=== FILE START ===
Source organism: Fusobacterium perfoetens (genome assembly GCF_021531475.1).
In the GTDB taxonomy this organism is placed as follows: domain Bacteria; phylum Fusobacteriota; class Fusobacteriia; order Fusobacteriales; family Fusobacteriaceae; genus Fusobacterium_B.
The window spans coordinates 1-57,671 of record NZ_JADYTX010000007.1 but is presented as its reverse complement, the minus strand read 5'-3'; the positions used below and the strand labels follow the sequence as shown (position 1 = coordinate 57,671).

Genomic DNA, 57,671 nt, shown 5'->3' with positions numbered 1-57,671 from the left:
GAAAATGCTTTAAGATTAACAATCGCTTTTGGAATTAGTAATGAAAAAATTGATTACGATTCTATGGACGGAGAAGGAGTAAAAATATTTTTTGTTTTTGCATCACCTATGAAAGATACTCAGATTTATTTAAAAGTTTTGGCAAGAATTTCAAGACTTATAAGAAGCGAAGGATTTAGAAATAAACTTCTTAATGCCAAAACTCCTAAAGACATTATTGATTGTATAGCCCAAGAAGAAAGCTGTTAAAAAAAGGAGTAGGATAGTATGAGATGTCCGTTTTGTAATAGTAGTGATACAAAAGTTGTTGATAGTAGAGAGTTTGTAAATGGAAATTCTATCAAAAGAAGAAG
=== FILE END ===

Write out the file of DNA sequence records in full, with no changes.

Source organism: Fusobacterium perfoetens (genome assembly GCF_021531475.1).
In the GTDB taxonomy this organism is placed as follows: domain Bacteria; phylum Fusobacteriota; class Fusobacteriia; order Fusobacteriales; family Fusobacteriaceae; genus Fusobacterium_B.
The window spans coordinates 1-57,671 of record NZ_JADYTX010000007.1 but is presented as its reverse complement, the minus strand read 5'-3'; the positions used below and the strand labels follow the sequence as shown (position 1 = coordinate 57,671).

Genomic DNA, 57,671 nt, shown 5'->3' with positions numbered 1-57,671 from the left:
GAAAATGCTTTAAGATTAACAATCGCTTTTGGAATTAGTAATGAAAAAATTGATTACGATTCTATGGACGGAGAAGGAGTAAAAATATTTTTTGTTTTTGCATCACCTATGAAAGATACTCAGATTTATTTAAAAGTTTTGGCAAGAATTTCAAGACTTATAAGAAGCGAAGGATTTAGAAATAAACTTCTTAATGCCAAAACTCCTAAAGACATTATTGATTGTATAGCCCAAGAAGAAAGCTGTTAAAAAAAGGAGTAGGATAGTATGAGATGTCCGTTTTGTAATAGTAGTGATACAAAAGTTGTTGATAGTAGAGAGTTTGTAAATGGAAATTCTATCAAAAGAAGAAG